By Dorri Partain
Whether you love it or loathe it, you probably have a fruitcake tin stashed somewhere filled with odds and ends.
The controversial fruitcake dates to the days when the ancient Romans baked a cake using a barley mash filled with pomegranate seeds, pine nuts, and raisins. As the Roman Empire spread across Europe, so did the fruitcake. In each region, the ingredients began to vary depending on the types of fruits and nuts available in each locale.
In some cultures, fruitcake is eaten year round, while in others, due to the amount of fruit and nuts, it is only eaten during special occasions and celebrations.
The fruitcake arrived in America as European settlers brought their cultural recipes with them, modified with ingredients now available on a new continent like orange peel and pecans.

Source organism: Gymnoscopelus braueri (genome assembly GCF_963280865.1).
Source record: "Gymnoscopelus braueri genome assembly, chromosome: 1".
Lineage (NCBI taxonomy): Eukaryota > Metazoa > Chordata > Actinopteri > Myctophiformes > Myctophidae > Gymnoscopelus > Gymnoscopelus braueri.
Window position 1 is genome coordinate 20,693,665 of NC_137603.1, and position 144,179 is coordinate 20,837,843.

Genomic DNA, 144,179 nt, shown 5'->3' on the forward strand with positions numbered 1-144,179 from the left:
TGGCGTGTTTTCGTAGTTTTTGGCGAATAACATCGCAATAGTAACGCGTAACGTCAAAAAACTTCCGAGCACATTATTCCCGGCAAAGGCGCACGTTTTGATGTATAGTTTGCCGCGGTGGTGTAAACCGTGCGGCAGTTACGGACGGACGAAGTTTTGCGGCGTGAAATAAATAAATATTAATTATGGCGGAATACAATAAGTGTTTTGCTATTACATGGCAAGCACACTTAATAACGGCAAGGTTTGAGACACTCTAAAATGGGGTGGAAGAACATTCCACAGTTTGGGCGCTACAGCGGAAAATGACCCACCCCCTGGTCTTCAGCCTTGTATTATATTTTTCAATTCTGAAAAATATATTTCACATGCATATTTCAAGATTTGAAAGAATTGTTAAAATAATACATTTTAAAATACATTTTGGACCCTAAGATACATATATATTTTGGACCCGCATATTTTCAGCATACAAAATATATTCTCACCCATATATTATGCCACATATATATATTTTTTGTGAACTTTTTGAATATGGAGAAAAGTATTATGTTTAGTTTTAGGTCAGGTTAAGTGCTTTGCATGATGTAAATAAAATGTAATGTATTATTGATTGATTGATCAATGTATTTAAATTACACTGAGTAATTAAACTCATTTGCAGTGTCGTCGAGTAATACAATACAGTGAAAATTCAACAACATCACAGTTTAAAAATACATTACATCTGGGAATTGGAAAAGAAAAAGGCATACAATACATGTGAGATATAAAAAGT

When German immigrant August Weidman began his Collin Street Bakery in 1896, fruitcake was baked along with bread and other baked goods. But the fruitcake proved so popular that it eventually became the sole item produced to keep up with demand.
During the 1940’s, the small bakery in Corsicana, Texas, began its mail order business. The durable metal tin, first used to keep the cakes fresh and free from pests, now served dual duty as a shipping container that would keep the cake from being crushed during handling.
While the Collins Street Bakery ships their fruitcakes to all 50 states and 196 countries, some recipients simply pass along the unwanted cake to someone else, as one family has claimed to do since 1878. The cake was baked by Fidelia Ford, who died in 1879 before the cake was eaten. As a legacy to her handiwork, her family has stored and passed the cake down through the generations.
While the design on fruitcake tins varies depending on the company, many have used a charming design inspired by the holiday season, depicting skaters or a sleigh dashing through the snow.
This unmarked tin now holds sewing supplies. How do you use yours?